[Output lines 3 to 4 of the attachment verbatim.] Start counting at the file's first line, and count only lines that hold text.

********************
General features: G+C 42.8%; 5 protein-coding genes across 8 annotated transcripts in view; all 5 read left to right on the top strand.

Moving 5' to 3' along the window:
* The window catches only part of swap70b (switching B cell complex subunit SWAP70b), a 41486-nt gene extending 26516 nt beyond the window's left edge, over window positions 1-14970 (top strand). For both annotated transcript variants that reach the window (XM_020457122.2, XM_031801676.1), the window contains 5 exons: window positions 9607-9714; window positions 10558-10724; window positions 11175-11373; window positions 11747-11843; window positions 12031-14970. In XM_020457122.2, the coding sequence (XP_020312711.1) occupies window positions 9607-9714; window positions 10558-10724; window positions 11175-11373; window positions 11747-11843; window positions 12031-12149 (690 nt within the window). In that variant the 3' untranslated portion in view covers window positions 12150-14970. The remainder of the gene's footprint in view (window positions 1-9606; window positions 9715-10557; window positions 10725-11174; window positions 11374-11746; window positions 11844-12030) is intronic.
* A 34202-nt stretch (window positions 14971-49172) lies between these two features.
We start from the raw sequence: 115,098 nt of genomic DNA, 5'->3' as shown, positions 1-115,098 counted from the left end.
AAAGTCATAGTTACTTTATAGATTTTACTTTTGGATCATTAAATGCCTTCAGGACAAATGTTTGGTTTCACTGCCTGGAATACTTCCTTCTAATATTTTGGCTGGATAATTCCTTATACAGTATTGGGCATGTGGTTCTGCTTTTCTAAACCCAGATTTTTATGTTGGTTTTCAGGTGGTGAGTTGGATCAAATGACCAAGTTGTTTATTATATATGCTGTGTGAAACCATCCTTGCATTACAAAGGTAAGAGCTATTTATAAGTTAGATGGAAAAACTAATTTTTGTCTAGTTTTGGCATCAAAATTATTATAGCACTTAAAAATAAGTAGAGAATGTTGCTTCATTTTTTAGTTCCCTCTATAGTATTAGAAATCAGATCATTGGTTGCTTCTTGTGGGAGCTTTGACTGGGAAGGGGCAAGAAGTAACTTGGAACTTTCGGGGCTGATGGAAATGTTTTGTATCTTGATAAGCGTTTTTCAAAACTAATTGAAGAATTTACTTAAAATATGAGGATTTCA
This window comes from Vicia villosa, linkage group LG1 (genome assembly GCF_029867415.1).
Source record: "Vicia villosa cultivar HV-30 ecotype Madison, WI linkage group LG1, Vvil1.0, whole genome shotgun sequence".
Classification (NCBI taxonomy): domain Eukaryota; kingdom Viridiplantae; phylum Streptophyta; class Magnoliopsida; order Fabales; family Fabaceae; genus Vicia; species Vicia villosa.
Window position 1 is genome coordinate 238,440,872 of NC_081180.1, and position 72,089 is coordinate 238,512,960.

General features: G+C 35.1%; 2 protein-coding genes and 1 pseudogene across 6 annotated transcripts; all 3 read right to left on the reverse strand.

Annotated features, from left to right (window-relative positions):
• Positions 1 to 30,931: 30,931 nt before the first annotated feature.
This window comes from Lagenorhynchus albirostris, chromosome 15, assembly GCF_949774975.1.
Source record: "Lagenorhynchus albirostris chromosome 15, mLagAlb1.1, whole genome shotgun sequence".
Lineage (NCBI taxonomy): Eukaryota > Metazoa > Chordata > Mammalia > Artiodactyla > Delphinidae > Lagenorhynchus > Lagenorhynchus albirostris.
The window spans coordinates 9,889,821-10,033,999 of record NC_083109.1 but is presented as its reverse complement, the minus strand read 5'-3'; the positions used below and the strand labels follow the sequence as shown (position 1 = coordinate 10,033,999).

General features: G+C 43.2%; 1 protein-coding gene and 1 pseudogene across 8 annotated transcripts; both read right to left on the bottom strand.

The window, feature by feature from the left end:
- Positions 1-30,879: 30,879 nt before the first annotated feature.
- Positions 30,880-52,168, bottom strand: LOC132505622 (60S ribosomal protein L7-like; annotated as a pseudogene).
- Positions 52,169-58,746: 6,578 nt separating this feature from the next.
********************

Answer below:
* The window catches only part of swap70b (switching B cell complex subunit SWAP70b), a 41486-nt gene extending 26516 nt beyond the window's left edge, over window positions 1-14970 (top strand). For both annotated transcript variants that reach the window (XM_020457122.2, XM_031801676.1), the window contains 5 exons: window positions 9607-9714; window positions 10558-10724; window positions 11175-11373; window positions 11747-11843; window positions 12031-14970. In XM_020457122.2, the coding sequence (XP_020312711.1) occupies window positions 9607-9714; window positions 10558-10724; window positions 11175-11373; window positions 11747-11843; window positions 12031-12149 (690 nt within the window). In that variant the 3' untranslated portion in view covers window positions 12150-14970. The remainder of the gene's footprint in view (window positions 1-9606; window positions 9715-10557; window positions 10725-11174; window positions 11374-11746; window positions 11844-12030) is intronic.
* A 34202-nt stretch (window positions 14971-49172) lies between these two features.